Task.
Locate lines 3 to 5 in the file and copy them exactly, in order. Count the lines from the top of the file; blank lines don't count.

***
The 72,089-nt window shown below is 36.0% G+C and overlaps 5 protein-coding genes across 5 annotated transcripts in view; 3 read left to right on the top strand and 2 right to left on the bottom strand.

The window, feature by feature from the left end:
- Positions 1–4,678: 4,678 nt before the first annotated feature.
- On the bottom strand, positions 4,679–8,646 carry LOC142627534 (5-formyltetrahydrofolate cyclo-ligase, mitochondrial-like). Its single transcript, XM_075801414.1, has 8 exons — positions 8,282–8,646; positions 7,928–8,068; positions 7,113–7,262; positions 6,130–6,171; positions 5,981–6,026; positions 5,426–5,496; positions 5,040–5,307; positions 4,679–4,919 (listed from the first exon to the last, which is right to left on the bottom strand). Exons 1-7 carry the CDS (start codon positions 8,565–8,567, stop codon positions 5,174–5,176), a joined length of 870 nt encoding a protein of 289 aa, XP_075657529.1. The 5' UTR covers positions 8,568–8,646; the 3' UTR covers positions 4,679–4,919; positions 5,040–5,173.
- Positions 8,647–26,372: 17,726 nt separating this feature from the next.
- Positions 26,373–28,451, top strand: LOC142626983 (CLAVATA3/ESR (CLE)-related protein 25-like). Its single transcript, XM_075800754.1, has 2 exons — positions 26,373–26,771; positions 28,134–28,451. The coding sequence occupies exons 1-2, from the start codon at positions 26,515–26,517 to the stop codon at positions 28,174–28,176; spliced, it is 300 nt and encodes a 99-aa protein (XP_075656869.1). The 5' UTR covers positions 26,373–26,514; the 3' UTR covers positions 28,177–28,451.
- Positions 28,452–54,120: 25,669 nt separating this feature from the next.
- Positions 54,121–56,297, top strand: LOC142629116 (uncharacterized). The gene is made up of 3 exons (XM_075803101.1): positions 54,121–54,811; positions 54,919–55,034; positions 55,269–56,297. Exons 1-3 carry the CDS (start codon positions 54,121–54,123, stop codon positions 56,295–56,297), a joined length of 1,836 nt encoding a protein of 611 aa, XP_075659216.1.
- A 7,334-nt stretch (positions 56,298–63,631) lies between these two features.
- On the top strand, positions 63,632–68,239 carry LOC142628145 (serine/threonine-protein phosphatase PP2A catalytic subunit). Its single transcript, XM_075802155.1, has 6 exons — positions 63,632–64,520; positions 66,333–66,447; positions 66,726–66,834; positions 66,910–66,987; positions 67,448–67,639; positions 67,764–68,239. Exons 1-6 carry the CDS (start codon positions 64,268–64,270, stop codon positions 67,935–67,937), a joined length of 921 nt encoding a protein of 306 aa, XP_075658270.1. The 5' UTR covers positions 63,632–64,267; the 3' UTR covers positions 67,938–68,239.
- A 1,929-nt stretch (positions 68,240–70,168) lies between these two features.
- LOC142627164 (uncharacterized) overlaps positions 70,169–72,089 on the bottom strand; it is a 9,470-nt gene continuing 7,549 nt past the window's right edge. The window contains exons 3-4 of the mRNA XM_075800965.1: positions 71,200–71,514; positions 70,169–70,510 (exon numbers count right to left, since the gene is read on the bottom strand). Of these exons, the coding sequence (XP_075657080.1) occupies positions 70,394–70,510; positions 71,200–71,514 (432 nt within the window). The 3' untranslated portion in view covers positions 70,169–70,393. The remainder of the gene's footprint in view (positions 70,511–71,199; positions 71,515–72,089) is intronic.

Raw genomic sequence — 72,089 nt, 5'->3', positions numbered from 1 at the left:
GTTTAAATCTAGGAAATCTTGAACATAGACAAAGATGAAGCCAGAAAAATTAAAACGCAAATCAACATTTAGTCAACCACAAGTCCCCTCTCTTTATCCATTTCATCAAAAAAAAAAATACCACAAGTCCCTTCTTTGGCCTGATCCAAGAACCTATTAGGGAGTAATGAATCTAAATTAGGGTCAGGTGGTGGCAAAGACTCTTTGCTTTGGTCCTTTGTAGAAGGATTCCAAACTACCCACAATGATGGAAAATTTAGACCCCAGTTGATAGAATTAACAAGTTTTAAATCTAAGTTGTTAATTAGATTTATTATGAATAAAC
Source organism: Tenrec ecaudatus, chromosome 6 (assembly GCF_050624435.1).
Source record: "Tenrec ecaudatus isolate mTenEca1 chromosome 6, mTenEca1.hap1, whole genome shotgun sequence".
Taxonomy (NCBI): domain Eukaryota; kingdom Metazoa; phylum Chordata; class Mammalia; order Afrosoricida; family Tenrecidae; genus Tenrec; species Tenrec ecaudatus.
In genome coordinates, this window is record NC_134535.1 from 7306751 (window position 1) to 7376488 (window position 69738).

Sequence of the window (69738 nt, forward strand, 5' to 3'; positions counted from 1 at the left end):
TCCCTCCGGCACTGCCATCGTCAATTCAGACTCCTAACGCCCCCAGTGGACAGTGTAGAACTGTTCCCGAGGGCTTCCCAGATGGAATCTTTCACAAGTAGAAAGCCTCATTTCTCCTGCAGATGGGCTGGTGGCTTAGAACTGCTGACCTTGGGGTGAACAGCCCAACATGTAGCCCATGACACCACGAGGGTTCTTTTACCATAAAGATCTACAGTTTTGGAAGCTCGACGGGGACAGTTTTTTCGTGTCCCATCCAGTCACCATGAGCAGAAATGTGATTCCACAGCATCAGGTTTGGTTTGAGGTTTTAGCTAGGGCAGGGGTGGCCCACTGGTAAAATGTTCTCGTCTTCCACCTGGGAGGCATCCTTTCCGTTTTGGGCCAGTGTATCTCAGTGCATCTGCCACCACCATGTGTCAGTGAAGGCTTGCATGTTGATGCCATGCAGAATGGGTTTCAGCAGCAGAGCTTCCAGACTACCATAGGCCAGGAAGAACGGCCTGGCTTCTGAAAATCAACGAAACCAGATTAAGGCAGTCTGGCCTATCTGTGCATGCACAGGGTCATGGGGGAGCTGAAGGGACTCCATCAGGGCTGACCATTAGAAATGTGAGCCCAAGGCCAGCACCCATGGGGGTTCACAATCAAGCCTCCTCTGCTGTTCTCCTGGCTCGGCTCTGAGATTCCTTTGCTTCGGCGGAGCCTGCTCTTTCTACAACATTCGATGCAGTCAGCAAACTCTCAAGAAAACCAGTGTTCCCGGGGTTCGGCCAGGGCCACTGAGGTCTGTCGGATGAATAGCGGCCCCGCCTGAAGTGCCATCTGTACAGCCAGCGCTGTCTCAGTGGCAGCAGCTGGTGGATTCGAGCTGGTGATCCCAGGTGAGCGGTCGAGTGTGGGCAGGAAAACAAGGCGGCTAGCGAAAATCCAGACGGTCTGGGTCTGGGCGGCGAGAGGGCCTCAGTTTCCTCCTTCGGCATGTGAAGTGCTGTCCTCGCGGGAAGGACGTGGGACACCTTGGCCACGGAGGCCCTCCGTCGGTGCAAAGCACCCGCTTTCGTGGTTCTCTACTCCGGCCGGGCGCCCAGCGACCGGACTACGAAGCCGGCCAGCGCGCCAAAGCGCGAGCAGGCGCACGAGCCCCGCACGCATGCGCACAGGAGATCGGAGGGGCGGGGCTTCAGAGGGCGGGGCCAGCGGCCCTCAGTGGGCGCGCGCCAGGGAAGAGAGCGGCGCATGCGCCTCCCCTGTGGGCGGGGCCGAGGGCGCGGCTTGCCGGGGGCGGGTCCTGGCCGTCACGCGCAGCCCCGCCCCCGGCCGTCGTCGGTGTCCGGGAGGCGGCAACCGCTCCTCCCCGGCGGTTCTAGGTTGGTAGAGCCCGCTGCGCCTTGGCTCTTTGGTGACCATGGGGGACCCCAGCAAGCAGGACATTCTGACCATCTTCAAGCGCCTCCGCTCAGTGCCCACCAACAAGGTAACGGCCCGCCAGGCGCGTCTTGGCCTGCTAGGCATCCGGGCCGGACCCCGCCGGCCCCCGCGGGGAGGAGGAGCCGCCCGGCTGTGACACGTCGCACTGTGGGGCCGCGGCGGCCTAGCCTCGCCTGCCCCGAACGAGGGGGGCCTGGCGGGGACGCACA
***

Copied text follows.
- Positions 1–4,678: 4,678 nt before the first annotated feature.
- On the bottom strand, positions 4,679–8,646 carry LOC142627534 (5-formyltetrahydrofolate cyclo-ligase, mitochondrial-like). Its single transcript, XM_075801414.1, has 8 exons — positions 8,282–8,646; positions 7,928–8,068; positions 7,113–7,262; positions 6,130–6,171; positions 5,981–6,026; positions 5,426–5,496; positions 5,040–5,307; positions 4,679–4,919 (listed from the first exon to the last, which is right to left on the bottom strand). Exons 1-7 carry the CDS (start codon positions 8,565–8,567, stop codon positions 5,174–5,176), a joined length of 870 nt encoding a protein of 289 aa, XP_075657529.1. The 5' UTR covers positions 8,568–8,646; the 3' UTR covers positions 4,679–4,919; positions 5,040–5,173.
- Positions 8,647–26,372: 17,726 nt separating this feature from the next.